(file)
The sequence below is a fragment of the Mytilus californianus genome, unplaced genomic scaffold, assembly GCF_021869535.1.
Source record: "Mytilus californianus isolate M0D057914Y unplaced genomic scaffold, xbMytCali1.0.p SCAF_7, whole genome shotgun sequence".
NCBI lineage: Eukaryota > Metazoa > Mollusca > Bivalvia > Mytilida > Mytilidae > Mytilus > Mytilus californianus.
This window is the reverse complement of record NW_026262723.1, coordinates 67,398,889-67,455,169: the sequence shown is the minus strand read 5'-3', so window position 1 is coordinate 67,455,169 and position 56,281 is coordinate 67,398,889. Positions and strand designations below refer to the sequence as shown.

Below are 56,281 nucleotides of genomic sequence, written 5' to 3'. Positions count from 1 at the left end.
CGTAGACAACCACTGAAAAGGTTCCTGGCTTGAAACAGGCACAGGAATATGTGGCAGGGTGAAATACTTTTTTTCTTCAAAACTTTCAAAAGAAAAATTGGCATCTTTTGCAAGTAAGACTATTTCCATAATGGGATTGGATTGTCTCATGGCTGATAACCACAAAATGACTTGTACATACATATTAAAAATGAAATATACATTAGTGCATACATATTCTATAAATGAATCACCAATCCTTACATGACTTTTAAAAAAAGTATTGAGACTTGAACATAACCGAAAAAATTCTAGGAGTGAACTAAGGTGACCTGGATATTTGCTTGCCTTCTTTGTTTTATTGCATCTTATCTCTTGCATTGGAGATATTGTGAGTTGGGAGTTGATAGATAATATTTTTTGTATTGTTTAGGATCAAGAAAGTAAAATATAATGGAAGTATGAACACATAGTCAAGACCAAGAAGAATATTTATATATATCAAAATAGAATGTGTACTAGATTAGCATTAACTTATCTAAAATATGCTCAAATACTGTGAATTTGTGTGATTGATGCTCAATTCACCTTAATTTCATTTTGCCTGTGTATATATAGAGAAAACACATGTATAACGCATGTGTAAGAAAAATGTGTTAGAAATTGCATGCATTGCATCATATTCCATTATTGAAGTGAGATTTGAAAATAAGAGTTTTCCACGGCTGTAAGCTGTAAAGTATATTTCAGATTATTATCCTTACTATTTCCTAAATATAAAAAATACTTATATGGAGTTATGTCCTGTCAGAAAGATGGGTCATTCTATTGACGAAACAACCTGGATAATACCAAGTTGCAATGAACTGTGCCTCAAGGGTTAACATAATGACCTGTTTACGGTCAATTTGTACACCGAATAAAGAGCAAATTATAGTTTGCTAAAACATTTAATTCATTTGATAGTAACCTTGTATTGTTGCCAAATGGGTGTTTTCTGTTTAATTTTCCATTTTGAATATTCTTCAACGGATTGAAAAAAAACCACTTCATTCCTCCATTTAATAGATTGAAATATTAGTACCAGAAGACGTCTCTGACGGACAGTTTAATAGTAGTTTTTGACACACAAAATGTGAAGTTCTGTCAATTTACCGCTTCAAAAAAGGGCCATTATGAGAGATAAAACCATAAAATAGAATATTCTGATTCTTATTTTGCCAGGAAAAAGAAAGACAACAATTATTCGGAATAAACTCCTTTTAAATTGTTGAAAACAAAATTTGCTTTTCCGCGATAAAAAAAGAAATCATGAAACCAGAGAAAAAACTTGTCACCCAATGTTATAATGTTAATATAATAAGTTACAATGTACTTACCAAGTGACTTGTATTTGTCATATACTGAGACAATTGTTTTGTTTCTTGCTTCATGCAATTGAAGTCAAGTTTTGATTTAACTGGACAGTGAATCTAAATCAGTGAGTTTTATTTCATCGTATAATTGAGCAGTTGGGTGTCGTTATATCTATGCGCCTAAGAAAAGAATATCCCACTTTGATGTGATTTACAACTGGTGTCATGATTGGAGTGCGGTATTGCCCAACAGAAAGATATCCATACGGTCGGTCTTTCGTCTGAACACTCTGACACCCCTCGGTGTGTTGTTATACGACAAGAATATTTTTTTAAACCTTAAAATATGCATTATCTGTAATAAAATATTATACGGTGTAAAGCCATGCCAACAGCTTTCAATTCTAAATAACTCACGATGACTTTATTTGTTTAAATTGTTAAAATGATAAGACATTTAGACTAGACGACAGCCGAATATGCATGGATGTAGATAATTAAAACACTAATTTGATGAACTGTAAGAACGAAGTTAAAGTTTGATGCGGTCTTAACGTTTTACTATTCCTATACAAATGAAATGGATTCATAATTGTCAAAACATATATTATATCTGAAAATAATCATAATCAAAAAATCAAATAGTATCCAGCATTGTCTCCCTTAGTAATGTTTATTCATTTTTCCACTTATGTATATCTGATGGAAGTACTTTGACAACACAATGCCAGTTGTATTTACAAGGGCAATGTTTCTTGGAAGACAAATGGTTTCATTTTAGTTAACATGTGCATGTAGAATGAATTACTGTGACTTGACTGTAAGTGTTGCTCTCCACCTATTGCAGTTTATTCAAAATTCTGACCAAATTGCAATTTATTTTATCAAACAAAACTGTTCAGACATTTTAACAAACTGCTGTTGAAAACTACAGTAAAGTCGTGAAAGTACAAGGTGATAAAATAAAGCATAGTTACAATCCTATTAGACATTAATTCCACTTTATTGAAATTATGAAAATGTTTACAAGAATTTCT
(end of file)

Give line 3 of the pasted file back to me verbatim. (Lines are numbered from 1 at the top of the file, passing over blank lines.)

NCBI lineage: Eukaryota > Metazoa > Mollusca > Bivalvia > Mytilida > Mytilidae > Mytilus > Mytilus californianus.